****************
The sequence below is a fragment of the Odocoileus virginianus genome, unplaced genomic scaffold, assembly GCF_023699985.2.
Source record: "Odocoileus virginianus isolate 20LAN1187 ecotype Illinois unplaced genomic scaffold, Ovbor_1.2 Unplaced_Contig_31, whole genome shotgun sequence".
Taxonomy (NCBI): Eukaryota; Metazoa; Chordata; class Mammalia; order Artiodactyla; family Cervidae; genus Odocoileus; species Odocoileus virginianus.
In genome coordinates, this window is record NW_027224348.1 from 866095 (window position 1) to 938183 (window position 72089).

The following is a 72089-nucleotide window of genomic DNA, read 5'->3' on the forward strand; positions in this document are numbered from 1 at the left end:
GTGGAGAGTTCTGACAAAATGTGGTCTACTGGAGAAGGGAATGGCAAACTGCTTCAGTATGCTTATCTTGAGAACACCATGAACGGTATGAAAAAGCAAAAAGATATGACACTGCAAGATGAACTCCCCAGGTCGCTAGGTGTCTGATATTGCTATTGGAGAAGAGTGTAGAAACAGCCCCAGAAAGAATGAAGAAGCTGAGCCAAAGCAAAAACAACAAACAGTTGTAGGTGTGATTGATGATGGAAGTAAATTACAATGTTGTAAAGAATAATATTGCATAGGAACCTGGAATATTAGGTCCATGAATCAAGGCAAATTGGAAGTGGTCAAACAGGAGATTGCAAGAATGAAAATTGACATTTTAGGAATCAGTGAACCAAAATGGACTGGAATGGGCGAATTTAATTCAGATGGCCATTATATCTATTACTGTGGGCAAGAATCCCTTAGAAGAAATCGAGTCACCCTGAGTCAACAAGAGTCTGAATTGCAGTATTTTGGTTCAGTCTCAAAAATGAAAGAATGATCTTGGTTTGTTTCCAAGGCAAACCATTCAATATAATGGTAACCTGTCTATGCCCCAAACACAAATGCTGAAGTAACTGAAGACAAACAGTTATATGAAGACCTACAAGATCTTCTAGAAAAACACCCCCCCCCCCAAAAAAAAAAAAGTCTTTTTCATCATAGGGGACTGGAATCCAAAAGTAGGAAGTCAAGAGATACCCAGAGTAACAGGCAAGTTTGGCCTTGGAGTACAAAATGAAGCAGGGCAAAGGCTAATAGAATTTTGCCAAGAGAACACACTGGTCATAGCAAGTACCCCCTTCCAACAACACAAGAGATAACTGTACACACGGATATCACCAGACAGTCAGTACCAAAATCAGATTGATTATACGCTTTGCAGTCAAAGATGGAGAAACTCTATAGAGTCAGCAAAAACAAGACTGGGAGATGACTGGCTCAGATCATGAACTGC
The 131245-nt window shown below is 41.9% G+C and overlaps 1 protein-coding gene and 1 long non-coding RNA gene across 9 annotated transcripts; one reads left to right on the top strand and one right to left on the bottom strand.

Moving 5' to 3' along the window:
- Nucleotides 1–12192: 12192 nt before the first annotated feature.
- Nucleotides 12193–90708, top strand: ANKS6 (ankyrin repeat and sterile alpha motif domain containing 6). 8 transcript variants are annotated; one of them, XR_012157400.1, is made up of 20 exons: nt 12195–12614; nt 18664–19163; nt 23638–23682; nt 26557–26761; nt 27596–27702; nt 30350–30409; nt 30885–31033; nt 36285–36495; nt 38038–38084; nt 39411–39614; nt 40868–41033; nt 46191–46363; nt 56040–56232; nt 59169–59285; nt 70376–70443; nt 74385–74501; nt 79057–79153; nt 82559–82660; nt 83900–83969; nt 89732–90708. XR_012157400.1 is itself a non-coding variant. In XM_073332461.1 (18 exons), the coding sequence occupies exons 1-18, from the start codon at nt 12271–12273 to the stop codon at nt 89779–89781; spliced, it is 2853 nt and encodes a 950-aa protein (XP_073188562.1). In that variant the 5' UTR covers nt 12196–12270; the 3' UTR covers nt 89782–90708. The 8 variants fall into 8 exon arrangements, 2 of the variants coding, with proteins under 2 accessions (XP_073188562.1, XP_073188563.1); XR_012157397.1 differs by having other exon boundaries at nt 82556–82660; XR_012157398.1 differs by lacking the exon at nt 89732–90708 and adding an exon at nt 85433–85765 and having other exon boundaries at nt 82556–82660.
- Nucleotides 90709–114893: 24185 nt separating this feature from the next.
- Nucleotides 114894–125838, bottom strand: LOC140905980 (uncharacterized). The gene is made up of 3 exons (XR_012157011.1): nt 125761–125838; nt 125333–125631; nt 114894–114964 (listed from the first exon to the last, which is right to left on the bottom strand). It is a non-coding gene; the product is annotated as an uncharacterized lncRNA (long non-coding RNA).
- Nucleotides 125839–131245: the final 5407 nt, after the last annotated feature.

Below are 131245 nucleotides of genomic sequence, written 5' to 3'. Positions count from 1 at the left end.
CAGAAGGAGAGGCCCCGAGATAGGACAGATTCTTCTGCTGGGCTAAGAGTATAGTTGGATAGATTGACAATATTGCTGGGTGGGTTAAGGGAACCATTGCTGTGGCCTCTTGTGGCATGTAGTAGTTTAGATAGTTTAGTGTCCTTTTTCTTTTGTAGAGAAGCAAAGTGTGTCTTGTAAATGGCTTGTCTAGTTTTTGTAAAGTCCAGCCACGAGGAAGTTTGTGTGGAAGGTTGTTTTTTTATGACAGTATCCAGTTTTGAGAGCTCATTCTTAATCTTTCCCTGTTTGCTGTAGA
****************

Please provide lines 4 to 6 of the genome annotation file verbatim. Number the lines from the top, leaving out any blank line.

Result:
In genome coordinates, this window is record NW_027224348.1 from 866095 (window position 1) to 938183 (window position 72089).

The following is a 72089-nucleotide window of genomic DNA, read 5'->3' on the forward strand; positions in this document are numbered from 1 at the left end:
GTGGAGAGTTCTGACAAAATGTGGTCTACTGGAGAAGGGAATGGCAAACTGCTTCAGTATGCTTATCTTGAGAACACCATGAACGGTATGAAAAAGCAAAAAGATATGACACTGCAAGATGAACTCCCCAGGTCGCTAGGTGTCTGATATTGCTATTGGAGAAGAGTGTAGAAACAGCCCCAGAAAGAATGAAGAAGCTGAGCCAAAGCAAAAACAACAAACAGTTGTAGGTGTGATTGATGATGGAAGTAAATTACAATGTTGTAAAGAATAATATTGCATAGGAACCTGGAATATTAGGTCCATGAATCAAGGCAAATTGGAAGTGGTCAAACAGGAGATTGCAAGAATGAAAATTGACATTTTAGGAATCAGTGAACCAAAATGGACTGGAATGGGCGAATTTAATTCAGATGGCCATTATATCTATTACTGTGGGCAAGAATCCCTTAGAAGAAATCGAGTCACCCTGAGTCAACAAGAGTCTGAATTGCAGTATTTTGGTTCAGTCTCAAAAATGAAAGAATGATCTTGGTTTGTTTCCAAGGCAAACCATTCAATATAATGGTAACCTGTCTATGCCCCAAACACAAATGCTGAAGTAACTGAAGACAAACAGTTATATGAAGACCTACAAGATCTTCTAGAAAAACACCCCCCCCCCCAAAAAAAAAAAAGTCTTTTTCATCATAGGGGACTGGAATCCAAAAGTAGGAAGTCAAGAGATACCCAGAGTAACAGGCAAGTTTGGCCTTGGAGTACAAAATGAAGCAGGGCAAAGGCTAATAGAATTTTGCCAAGAGAACACACTGGTCATAGCAAGTACCCCCTTCCAACAACACAAGAGATAACTGTACACACGGATATCACCAGACAGTCAGTACCAAAATCAGATTGATTATACGCTTTGCAGTCAAAGATGGAGAAACTCTATAGAGTCAGCAAAAACAAGACTGGGAGATGACTGGCTCAGATCATGAACTGC